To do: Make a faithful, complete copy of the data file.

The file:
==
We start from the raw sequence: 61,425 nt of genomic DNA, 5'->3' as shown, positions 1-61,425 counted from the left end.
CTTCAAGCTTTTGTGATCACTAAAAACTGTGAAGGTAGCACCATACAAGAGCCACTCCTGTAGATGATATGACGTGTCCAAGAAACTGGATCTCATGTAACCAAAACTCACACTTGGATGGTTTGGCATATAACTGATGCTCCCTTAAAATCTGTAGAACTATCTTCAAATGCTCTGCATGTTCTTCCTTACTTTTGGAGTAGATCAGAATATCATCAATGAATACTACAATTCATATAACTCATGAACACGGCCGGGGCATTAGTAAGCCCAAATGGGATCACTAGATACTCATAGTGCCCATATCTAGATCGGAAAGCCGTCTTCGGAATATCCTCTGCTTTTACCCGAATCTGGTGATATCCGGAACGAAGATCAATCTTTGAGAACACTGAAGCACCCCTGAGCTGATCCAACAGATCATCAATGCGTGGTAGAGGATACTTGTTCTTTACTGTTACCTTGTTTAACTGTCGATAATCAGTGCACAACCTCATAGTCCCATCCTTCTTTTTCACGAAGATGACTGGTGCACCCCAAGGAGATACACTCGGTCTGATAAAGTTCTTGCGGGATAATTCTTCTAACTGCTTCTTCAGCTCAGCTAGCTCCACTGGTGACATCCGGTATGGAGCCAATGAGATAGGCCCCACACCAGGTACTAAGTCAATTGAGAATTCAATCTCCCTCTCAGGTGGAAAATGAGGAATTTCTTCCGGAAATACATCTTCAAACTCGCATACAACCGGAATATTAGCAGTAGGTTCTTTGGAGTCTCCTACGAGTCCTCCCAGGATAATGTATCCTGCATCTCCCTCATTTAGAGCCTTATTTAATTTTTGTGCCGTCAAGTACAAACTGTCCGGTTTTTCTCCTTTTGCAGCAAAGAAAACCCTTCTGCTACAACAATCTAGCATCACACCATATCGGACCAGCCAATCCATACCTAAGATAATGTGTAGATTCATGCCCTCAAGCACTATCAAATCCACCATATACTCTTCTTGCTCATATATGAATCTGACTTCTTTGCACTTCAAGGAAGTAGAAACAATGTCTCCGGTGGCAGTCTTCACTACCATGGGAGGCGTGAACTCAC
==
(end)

We start from the raw sequence: 61,425 nt of genomic DNA, 5'->3' as shown, positions 1-61,425 counted from the left end.
CTTCAAGCTTTTGTGATCACTAAAAACTGTGAAGGTAGCACCATACAAGAGCCACTCCTGTAGATGATATGACGTGTCCAAGAAACTGGATCTCATGTAACCAAAACTCACACTTGGATGGTTTGGCATATAACTGATGCTCCCTTAAAATCTGTAGAACTATCTTCAAATGCTCTGCATGTTCTTCCTTACTTTTGGAGTAGATCAGAATATCATCAATGAATACTACAATTCATATAACTCATGAACACGGCCGGGGCATTAGTAAGCCCAAATGGGATCACTAGATACTCATAGTGCCCATATCTAGATCGGAAAGCCGTCTTCGGAATATCCTCTGCTTTTACCCGAATCTGGTGATATCCGGAACGAAGATCAATCTTTGAGAACACTGAAGCACCCCTGAGCTGATCCAACAGATCATCAATGCGTGGTAGAGGATACTTGTTCTTTACTGTTACCTTGTTTAACTGTCGATAATCAGTGCACAACCTCATAGTCCCATCCTTCTTTTTCACGAAGATGACTGGTGCACCCCAAGGAGATACACTCGGTCTGATAAAGTTCTTGCGGGATAATTCTTCTAACTGCTTCTTCAGCTCAGCTAGCTCCACTGGTGACATCCGGTATGGAGCCAATGAGATAGGCCCCACACCAGGTACTAAGTCAATTGAGAATTCAATCTCCCTCTCAGGTGGAAAATGAGGAATTTCTTCCGGAAATACATCTTCAAACTCGCATACAACCGGAATATTAGCAGTAGGTTCTTTGGAGTCTCCTACGAGTCCTCCCAGGATAATGTATCCTGCATCTCCCTCATTTAGAGCCTTATTTAATTTTTGTGCCGTCAAGTACAAACTGTCCGGTTTTTCTCCTTTTGCAGCAAAGAAAACCCTTCTGCTACAACAATCTAGCATCACACCATATCGGACCAGCCAATCCATACCTAAGATAATGTGTAGATTCATGCCCTCAAGCACTATCAAATCCACCATATACTCTTCTTGCTCATATATGAATCTGACTTCTTTGCACTTCAAGGAAGTAGAAACAATGTCTCCGGTGGCAGTCTTCACTACCATGGGAGGCGTGAACTCAC